The psychological benefits of exercise are numerous, and regularly pursuing even simple activities like walking can have a significant effect on the way people think and feel. The one thing most people immediately point to is an elevation in self-esteem, but the matter may be much more complex. It’s arguable that most psychological benefits of exercise spring from a single source: the ability for exercise to elevate chemicals, called neurotransmitters, in the brain.
Several of the main neurotransmitters like dopamine and serotonin are indicated in keeping mood stable and balanced. When they are not available in significant supply, people suffer from conditions such as depression and anxiety. The reason scientists are comfortable discussing the psychological benefits of exercise is because they are aware that exercise, even as little as 30 minutes three times weekly, boosts neurotransmitter levels. This can have a strong impact on mood, possibly keeping people from getting depressed or anxious, or helping to play a supportive role in a treatment plan for people who suffer from these conditions or other mood disorders. Alone, exercise might not fully cure depression or anxiety, but it can help to reduce it or prevent it.
Exercise elevates self-esteem, most likely because neurotransmitters may have an effect on how people perceive themselves and could cause people to feel more positive. Another factor is at work; with exercise comes the possible benefits of weight loss and positive changes in appearance, and this can also make people feel better about themselves.
Neurotransmitters also play a role in how people handle stressful events or everyday stress. Another of the psychological benefits of exercise is that it does appear to help reduce stress levels, which has numerous advantages. People who are normally “stressed out” are often told to try to relax, but relaxing shouldn’t exclude practicing regular physical activity. Inactivity may actually lead to higher stress levels, and those trying to manage stress will be better served by walking, bicycling, aerobic dancing or other cardio pursuits.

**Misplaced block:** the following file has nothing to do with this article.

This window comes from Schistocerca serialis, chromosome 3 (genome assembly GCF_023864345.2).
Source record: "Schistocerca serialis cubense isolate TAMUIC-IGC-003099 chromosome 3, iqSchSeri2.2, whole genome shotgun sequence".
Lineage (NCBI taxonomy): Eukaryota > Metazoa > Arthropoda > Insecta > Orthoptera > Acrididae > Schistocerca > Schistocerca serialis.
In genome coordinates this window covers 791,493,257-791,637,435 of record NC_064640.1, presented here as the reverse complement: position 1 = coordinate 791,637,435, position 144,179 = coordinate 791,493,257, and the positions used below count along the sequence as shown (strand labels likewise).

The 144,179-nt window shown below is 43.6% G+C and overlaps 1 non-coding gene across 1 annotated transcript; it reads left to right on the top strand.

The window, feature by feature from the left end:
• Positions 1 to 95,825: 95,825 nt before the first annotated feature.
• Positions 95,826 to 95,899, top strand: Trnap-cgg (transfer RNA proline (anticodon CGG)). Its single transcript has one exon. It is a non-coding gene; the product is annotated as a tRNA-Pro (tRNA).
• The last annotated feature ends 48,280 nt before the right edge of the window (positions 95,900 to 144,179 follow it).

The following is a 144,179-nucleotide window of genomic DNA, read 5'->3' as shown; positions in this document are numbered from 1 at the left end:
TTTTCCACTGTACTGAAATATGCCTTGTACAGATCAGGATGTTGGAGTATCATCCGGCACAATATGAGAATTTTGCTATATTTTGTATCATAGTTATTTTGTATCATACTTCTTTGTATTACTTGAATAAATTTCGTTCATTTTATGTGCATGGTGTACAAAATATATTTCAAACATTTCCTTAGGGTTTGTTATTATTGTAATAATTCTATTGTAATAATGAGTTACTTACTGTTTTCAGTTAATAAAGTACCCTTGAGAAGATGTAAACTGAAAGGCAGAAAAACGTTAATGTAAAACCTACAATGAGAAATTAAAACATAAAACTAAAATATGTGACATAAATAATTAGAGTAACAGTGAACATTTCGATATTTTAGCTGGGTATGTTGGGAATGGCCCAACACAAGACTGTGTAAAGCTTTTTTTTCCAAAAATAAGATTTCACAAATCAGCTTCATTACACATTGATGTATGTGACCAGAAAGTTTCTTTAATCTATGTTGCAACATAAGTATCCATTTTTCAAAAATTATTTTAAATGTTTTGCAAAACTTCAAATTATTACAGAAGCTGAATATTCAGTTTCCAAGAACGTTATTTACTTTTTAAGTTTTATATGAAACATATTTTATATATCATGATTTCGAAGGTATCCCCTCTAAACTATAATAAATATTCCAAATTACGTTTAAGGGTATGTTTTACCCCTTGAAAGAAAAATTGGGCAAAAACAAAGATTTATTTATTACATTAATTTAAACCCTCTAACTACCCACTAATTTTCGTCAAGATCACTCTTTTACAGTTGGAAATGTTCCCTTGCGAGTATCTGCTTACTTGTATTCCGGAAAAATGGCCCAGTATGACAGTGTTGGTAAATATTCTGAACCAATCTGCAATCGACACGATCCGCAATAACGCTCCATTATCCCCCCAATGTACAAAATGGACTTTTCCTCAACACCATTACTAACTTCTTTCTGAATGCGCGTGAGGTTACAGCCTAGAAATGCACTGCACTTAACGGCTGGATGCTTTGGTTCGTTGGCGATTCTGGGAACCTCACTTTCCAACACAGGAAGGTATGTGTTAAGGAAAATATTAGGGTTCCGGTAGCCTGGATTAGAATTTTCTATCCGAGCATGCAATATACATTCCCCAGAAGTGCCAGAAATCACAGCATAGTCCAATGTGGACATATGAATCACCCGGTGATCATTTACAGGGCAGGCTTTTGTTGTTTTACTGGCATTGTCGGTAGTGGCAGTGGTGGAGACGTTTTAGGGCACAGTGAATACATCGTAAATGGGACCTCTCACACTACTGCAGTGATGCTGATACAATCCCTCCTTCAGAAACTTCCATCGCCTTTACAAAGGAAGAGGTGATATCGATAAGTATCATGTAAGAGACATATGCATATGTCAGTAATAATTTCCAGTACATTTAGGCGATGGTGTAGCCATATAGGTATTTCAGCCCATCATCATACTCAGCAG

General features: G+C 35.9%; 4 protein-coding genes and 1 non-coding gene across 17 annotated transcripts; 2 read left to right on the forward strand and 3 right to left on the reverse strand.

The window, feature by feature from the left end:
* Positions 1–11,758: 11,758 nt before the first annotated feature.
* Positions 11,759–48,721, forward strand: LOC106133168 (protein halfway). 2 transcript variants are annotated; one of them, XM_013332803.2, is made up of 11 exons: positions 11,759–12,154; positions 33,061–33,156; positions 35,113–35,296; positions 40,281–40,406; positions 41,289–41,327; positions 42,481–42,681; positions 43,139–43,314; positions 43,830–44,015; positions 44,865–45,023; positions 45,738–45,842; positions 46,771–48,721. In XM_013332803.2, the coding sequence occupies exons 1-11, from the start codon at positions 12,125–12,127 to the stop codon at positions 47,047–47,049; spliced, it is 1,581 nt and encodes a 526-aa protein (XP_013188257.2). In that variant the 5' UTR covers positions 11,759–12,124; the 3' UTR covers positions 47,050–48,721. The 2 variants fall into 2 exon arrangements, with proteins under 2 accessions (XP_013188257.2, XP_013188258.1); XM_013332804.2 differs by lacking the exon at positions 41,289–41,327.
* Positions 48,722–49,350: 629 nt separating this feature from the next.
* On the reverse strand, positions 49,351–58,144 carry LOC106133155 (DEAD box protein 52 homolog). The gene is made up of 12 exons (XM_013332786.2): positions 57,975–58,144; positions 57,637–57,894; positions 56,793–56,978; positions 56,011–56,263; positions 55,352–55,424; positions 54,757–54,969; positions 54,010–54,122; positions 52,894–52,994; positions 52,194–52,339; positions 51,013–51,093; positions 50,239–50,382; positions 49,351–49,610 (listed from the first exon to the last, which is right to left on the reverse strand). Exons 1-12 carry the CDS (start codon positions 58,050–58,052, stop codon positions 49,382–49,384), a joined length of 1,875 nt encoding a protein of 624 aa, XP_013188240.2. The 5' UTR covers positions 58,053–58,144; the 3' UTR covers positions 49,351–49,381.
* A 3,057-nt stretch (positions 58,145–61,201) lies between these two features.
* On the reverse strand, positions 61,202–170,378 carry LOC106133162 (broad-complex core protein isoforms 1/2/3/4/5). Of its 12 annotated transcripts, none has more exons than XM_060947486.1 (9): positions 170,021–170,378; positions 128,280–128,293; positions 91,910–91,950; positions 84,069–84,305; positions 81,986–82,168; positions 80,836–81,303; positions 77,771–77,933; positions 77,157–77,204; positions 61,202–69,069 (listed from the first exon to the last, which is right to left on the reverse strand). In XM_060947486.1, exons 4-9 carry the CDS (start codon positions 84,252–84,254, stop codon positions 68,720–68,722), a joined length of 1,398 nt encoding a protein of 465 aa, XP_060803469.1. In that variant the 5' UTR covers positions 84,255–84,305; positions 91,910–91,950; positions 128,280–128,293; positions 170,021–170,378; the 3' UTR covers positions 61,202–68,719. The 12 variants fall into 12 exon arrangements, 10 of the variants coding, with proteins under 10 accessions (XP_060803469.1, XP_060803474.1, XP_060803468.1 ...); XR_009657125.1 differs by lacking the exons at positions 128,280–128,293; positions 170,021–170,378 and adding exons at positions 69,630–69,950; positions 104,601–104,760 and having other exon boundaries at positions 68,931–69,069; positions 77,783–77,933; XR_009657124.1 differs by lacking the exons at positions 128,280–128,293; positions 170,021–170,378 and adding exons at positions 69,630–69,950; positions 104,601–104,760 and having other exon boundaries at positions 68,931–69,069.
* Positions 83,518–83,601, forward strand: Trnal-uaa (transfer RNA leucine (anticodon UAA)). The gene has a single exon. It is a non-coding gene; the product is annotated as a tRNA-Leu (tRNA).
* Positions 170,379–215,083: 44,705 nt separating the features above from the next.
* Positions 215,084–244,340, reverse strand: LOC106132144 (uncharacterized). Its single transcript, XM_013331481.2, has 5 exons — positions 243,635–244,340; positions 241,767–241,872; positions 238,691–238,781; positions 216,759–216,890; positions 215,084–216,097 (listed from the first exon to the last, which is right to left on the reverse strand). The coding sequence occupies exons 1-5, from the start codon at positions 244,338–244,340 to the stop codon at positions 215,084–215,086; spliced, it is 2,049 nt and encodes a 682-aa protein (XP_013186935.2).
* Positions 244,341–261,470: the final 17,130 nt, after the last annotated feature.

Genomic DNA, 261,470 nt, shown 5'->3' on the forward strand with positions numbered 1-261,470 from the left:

One of the additional psychological benefits of exercise is that it may improve focus, and this been marginally tested with small groups of people who have attention deficit and hyperactivity disorder (ADHD). Less than an hour’s exercise improves ability to focus, possibly still due to production of neurotransmitters. Some researchers believe that exercise will also work this way for anyone, and those who get regular amounts might have better thinking ability and alertness at all times, which can be a benefit at school or work.